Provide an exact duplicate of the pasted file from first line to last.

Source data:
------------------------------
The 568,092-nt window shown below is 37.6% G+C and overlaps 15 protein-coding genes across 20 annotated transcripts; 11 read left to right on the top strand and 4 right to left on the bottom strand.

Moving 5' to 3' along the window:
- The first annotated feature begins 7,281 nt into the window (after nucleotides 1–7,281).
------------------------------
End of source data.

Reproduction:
The 568,092-nt window shown below is 37.6% G+C and overlaps 15 protein-coding genes across 20 annotated transcripts; 11 read left to right on the top strand and 4 right to left on the bottom strand.

Moving 5' to 3' along the window:
- The first annotated feature begins 7,281 nt into the window (after nucleotides 1–7,281).